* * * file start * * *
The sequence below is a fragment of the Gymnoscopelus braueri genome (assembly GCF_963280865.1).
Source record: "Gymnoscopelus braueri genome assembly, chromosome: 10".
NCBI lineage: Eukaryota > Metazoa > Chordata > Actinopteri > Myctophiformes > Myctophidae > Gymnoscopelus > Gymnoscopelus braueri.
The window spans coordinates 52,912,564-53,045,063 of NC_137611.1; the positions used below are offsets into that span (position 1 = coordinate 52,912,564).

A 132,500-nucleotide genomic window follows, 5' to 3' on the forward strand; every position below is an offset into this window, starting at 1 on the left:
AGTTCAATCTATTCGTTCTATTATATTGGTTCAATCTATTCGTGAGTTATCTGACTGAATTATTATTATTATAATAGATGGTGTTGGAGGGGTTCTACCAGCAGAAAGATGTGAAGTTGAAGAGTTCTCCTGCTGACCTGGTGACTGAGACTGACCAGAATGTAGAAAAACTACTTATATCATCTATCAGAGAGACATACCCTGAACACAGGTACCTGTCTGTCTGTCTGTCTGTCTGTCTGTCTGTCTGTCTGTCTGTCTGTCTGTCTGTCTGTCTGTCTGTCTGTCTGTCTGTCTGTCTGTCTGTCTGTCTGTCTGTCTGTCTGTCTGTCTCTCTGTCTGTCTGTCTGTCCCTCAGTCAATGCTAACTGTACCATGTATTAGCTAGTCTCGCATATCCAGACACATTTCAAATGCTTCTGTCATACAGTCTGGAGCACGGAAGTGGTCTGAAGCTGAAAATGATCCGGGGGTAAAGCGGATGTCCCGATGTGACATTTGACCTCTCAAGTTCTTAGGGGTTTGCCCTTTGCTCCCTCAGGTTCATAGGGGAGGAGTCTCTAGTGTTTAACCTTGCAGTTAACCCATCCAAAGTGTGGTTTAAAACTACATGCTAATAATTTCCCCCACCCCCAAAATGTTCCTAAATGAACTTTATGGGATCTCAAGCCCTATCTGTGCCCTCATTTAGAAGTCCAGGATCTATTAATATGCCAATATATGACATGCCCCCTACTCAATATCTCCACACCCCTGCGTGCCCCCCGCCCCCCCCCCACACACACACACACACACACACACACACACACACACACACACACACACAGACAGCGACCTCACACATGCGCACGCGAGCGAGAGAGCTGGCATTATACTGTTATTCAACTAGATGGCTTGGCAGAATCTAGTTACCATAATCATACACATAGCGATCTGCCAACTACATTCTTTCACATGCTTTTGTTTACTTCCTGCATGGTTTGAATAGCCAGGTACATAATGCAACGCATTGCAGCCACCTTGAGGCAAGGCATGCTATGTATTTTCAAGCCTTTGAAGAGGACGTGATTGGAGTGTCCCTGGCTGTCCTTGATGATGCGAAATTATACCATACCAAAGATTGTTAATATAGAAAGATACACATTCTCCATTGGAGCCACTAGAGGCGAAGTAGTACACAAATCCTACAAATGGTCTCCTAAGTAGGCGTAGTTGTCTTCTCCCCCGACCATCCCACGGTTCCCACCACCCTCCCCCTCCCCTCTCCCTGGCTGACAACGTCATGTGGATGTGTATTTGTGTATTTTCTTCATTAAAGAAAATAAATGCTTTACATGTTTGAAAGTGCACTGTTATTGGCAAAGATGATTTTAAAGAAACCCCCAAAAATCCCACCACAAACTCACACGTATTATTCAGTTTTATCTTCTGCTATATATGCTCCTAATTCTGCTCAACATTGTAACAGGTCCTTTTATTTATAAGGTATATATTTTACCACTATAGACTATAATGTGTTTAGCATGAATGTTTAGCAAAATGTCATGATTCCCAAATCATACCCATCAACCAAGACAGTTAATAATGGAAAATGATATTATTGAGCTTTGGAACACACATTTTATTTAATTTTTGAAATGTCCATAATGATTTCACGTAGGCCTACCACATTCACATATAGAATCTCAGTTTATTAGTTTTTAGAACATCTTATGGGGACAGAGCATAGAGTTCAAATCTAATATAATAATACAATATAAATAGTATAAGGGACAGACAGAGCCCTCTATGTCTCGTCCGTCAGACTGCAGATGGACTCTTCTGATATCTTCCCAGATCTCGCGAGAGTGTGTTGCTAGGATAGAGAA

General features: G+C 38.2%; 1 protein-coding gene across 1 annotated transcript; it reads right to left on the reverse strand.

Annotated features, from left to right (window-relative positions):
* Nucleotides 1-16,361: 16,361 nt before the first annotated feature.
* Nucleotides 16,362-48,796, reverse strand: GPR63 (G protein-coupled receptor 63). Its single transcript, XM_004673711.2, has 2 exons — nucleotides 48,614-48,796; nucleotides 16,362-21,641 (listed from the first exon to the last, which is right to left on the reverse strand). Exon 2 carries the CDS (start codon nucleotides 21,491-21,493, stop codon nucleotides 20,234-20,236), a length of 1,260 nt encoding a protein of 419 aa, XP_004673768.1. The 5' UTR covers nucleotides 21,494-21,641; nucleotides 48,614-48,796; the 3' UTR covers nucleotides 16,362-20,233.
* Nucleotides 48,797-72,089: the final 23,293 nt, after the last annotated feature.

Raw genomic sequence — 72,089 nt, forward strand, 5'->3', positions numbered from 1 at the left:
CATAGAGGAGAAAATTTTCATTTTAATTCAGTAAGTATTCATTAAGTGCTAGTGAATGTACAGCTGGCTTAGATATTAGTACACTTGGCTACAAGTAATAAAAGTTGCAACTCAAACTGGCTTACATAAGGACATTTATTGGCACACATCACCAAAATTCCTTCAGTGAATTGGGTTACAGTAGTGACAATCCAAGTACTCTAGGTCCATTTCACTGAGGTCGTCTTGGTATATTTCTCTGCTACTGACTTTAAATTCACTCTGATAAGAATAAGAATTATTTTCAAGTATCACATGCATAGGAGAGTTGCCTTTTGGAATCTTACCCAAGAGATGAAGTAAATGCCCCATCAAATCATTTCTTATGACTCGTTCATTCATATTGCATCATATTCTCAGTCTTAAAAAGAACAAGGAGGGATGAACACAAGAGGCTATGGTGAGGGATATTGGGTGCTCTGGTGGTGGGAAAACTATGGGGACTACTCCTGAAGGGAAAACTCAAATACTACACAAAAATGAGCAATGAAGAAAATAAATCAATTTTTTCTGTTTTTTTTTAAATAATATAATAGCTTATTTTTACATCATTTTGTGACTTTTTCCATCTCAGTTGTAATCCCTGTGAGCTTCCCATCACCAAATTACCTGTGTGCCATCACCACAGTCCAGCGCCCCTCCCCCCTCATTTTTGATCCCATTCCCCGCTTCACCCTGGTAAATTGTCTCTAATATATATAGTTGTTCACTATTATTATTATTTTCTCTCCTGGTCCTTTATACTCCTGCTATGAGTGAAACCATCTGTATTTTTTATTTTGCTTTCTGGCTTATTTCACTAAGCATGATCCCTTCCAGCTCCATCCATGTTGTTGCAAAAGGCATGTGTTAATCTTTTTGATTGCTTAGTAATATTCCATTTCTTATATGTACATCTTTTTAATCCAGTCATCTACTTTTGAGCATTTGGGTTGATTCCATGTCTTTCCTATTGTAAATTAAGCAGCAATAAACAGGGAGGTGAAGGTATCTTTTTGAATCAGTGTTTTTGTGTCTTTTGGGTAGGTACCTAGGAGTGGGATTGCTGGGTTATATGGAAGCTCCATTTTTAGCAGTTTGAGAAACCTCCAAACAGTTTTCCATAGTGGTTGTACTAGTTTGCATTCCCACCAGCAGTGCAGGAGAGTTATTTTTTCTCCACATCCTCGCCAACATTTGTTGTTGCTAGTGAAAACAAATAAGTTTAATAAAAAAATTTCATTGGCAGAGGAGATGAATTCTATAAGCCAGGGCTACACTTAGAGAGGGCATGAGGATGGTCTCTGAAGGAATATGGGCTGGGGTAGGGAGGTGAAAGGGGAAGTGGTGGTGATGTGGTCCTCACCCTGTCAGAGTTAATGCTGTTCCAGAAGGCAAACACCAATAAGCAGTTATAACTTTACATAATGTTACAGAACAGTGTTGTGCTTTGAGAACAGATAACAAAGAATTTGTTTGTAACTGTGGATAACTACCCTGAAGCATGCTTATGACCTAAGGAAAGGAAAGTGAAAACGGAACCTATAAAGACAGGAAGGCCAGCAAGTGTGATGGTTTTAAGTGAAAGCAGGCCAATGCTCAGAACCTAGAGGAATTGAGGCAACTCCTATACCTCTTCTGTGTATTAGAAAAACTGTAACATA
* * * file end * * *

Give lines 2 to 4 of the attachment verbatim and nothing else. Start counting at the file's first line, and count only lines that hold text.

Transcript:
Source record: "Gymnoscopelus braueri genome assembly, chromosome: 10".
NCBI lineage: Eukaryota > Metazoa > Chordata > Actinopteri > Myctophiformes > Myctophidae > Gymnoscopelus > Gymnoscopelus braueri.
The window spans coordinates 52,912,564-53,045,063 of NC_137611.1; the positions used below are offsets into that span (position 1 = coordinate 52,912,564).